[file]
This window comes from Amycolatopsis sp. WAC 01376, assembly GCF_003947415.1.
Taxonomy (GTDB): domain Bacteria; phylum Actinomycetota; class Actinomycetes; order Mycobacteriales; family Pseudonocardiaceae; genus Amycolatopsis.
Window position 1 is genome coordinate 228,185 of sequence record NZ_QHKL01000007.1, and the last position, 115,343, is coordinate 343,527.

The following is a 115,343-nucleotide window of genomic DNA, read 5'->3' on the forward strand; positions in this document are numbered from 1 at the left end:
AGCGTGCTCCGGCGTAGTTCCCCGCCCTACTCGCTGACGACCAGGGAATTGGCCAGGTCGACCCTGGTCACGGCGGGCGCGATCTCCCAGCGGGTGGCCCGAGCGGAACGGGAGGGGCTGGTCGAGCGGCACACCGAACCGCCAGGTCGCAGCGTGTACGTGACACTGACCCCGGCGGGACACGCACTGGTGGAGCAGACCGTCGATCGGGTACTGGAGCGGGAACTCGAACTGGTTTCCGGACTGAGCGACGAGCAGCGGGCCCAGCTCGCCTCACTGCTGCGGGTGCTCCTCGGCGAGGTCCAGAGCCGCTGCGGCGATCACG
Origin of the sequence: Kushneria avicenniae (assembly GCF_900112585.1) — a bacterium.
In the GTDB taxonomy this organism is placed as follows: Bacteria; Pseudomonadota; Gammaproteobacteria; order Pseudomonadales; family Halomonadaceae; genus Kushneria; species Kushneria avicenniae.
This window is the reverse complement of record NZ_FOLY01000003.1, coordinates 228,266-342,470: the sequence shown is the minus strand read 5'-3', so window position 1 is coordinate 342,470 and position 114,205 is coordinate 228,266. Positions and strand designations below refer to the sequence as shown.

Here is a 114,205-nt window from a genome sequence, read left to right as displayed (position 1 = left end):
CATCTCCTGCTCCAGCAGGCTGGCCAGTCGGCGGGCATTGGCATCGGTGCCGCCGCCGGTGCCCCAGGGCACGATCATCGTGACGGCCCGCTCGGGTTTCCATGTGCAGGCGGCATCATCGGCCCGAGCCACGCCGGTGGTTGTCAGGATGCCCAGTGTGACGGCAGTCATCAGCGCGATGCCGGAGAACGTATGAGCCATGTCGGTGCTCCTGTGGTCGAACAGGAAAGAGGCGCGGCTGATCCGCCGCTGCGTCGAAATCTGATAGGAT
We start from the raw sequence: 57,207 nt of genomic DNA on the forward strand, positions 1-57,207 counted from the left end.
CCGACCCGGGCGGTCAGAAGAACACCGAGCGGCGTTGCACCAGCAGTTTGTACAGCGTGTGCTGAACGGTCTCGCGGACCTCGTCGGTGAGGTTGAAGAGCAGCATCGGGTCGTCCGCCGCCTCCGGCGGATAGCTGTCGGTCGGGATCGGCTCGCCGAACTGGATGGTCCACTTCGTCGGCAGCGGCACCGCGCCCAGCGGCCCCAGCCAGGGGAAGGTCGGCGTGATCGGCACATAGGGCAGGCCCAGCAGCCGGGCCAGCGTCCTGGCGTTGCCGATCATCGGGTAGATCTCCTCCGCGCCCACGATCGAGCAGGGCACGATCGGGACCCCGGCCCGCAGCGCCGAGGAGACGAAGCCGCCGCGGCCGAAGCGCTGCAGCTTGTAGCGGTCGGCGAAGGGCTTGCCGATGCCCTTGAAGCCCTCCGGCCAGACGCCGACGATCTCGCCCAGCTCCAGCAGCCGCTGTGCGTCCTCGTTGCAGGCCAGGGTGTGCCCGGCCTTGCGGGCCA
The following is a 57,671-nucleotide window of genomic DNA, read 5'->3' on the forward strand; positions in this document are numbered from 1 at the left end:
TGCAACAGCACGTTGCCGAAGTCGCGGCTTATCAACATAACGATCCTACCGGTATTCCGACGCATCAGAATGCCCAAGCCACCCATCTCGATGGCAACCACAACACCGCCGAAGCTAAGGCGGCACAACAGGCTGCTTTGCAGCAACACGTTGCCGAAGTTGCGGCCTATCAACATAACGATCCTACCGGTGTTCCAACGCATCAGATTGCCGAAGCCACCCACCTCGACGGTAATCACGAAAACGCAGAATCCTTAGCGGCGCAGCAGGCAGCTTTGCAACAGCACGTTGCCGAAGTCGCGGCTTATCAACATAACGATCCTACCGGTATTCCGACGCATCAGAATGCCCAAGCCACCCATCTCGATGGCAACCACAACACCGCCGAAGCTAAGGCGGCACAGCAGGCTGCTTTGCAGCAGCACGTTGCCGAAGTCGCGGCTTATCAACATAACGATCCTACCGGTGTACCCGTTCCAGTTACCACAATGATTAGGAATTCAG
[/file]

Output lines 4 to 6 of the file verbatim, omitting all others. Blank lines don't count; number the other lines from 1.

The following is a 115,343-nucleotide window of genomic DNA, read 5'->3' on the forward strand; positions in this document are numbered from 1 at the left end:
AGCGTGCTCCGGCGTAGTTCCCCGCCCTACTCGCTGACGACCAGGGAATTGGCCAGGTCGACCCTGGTCACGGCGGGCGCGATCTCCCAGCGGGTGGCCCGAGCGGAACGGGAGGGGCTGGTCGAGCGGCACACCGAACCGCCAGGTCGCAGCGTGTACGTGACACTGACCCCGGCGGGACACGCACTGGTGGAGCAGACCGTCGATCGGGTACTGGAGCGGGAACTCGAACTGGTTTCCGGACTGAGCGACGAGCAGCGGGCCCAGCTCGCCTCACTGCTGCGGGTGCTCCTCGGCGAGGTCCAGAGCCGCTGCGGCGATCACG
Origin of the sequence: Kushneria avicenniae (assembly GCF_900112585.1) — a bacterium.